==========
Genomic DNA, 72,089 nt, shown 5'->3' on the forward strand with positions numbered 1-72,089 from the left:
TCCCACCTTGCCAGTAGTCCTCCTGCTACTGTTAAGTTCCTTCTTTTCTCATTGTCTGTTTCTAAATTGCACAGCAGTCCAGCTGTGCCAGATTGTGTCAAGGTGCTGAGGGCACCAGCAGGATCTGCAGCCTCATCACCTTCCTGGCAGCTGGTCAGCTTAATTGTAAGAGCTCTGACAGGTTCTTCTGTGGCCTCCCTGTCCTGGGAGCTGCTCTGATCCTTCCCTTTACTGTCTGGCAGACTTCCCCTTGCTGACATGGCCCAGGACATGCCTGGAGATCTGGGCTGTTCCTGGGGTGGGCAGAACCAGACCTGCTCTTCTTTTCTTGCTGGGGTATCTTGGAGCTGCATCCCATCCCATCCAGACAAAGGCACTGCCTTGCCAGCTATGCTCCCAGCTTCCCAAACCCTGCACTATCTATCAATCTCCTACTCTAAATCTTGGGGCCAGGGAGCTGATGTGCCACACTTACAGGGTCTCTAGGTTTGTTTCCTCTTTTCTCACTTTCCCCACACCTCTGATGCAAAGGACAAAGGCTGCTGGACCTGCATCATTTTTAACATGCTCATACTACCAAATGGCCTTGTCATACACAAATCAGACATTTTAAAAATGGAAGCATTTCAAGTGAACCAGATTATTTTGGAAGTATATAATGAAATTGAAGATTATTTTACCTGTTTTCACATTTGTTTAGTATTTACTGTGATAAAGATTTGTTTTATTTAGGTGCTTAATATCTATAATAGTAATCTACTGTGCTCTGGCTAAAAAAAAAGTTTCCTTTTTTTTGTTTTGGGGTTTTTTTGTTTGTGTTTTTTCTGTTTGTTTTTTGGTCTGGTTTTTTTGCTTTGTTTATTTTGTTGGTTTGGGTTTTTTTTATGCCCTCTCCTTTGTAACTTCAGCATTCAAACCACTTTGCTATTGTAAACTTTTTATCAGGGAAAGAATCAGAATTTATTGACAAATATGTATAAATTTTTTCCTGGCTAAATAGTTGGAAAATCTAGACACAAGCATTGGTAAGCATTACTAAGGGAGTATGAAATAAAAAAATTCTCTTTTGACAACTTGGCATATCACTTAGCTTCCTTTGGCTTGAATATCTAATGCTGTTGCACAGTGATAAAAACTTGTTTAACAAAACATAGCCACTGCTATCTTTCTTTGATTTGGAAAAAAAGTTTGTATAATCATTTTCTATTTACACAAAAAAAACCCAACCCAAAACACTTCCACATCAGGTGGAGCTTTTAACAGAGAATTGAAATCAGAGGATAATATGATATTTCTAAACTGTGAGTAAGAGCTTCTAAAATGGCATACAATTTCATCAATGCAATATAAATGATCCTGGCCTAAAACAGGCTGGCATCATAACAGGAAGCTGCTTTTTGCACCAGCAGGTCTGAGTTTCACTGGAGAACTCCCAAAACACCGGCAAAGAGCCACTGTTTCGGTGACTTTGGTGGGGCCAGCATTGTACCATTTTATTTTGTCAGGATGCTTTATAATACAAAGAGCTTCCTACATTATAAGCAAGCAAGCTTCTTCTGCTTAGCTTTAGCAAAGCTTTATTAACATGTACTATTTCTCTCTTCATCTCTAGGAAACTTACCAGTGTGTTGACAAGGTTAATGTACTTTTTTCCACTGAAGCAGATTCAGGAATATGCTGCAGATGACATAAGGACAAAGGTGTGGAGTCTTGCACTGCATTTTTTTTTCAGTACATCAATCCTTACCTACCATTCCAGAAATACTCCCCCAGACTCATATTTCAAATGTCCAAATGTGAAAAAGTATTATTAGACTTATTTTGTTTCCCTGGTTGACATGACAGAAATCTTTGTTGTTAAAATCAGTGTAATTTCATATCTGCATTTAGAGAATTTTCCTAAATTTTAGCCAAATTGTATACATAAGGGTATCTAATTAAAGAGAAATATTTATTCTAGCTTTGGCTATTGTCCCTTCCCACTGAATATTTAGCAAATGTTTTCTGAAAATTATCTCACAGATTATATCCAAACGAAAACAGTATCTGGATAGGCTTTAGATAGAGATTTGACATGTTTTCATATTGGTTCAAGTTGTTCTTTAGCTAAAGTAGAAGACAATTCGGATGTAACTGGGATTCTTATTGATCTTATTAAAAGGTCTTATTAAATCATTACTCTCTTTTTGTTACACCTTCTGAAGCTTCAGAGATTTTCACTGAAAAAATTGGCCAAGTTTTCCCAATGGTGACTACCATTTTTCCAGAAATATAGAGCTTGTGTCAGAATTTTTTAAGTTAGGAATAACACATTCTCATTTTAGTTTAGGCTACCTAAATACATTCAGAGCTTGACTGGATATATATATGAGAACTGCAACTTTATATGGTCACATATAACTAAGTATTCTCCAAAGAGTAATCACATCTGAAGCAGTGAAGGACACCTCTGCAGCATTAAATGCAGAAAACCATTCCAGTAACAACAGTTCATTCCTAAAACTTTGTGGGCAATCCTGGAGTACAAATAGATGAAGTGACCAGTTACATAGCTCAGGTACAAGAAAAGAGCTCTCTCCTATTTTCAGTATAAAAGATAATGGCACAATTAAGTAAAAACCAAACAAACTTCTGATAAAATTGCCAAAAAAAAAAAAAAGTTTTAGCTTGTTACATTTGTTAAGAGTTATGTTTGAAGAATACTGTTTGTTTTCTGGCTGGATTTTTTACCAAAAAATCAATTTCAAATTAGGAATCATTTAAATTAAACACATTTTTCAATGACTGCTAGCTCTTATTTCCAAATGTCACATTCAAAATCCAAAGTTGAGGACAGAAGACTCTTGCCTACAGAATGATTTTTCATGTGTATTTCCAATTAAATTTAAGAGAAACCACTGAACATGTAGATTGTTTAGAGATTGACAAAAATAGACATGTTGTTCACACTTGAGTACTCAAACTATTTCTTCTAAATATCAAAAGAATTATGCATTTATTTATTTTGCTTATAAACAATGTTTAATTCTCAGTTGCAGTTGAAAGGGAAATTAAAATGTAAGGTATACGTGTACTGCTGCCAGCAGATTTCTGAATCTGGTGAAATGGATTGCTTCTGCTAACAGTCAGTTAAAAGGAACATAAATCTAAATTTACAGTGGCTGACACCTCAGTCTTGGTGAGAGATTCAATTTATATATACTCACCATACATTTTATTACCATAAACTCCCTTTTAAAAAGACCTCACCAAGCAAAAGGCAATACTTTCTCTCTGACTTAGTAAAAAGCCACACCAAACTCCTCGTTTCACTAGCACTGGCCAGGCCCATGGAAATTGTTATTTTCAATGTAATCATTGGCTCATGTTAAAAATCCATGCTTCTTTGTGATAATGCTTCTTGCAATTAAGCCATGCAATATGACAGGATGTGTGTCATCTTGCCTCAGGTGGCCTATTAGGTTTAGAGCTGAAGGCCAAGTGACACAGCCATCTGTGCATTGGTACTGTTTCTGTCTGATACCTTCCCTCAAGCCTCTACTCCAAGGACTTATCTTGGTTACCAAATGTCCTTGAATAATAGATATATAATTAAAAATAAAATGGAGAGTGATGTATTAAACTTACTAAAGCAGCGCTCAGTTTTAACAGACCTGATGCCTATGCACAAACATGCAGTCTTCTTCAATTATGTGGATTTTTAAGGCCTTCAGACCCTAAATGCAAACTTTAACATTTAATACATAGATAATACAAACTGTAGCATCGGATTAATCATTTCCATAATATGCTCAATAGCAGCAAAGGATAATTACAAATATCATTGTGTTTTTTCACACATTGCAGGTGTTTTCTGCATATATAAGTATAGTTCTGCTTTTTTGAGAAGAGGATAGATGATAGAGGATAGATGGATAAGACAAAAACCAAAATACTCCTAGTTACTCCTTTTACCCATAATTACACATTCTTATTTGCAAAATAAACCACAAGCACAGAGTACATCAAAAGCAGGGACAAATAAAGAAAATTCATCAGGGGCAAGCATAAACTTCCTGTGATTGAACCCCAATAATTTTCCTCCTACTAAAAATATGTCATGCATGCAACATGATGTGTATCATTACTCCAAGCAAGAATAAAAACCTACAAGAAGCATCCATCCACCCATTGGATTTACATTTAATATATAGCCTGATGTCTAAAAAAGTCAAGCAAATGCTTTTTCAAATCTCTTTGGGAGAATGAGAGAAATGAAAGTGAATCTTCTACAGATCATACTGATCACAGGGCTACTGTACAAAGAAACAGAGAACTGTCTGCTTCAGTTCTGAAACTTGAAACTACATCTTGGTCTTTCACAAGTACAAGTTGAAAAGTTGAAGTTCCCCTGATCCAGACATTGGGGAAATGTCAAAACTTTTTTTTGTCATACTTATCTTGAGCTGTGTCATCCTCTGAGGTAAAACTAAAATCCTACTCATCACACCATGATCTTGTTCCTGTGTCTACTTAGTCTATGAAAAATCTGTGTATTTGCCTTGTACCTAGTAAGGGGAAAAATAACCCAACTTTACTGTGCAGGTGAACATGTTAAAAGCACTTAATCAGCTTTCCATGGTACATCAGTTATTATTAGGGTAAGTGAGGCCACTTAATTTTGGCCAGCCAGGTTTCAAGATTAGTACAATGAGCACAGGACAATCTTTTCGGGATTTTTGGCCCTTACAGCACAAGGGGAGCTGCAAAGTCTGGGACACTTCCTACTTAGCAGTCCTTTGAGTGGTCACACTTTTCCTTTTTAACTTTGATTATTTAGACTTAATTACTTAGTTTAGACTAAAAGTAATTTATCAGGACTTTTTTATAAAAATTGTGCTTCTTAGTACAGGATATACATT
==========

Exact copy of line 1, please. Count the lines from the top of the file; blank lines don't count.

Genomic DNA, 72,089 nt, shown 5'->3' on the forward strand with positions numbered 1-72,089 from the left: